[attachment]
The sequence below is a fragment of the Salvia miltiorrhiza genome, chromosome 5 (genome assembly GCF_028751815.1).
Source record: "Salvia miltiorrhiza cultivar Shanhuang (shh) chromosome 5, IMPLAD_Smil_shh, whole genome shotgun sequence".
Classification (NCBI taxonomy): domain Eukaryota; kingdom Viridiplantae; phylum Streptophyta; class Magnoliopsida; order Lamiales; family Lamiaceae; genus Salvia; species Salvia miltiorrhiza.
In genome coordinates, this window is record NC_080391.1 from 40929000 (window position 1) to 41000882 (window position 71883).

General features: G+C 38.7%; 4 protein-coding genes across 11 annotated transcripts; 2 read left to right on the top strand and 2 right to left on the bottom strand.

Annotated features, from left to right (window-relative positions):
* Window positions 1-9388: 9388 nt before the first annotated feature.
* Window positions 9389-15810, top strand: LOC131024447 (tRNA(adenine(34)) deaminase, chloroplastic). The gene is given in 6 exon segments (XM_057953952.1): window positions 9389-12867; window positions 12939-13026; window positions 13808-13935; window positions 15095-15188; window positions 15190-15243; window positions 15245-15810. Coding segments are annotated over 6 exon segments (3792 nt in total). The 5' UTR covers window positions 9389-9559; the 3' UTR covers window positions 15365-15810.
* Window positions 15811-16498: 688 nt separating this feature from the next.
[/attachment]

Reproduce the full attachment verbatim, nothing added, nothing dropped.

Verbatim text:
The sequence below is a fragment of the Salvia miltiorrhiza genome, chromosome 5 (genome assembly GCF_028751815.1).
Source record: "Salvia miltiorrhiza cultivar Shanhuang (shh) chromosome 5, IMPLAD_Smil_shh, whole genome shotgun sequence".
Classification (NCBI taxonomy): domain Eukaryota; kingdom Viridiplantae; phylum Streptophyta; class Magnoliopsida; order Lamiales; family Lamiaceae; genus Salvia; species Salvia miltiorrhiza.
In genome coordinates, this window is record NC_080391.1 from 40929000 (window position 1) to 41000882 (window position 71883).

General features: G+C 38.7%; 4 protein-coding genes across 11 annotated transcripts; 2 read left to right on the top strand and 2 right to left on the bottom strand.

Annotated features, from left to right (window-relative positions):
* Window positions 1-9388: 9388 nt before the first annotated feature.
* Window positions 9389-15810, top strand: LOC131024447 (tRNA(adenine(34)) deaminase, chloroplastic). The gene is given in 6 exon segments (XM_057953952.1): window positions 9389-12867; window positions 12939-13026; window positions 13808-13935; window positions 15095-15188; window positions 15190-15243; window positions 15245-15810. Coding segments are annotated over 6 exon segments (3792 nt in total). The 5' UTR covers window positions 9389-9559; the 3' UTR covers window positions 15365-15810.
* Window positions 15811-16498: 688 nt separating this feature from the next.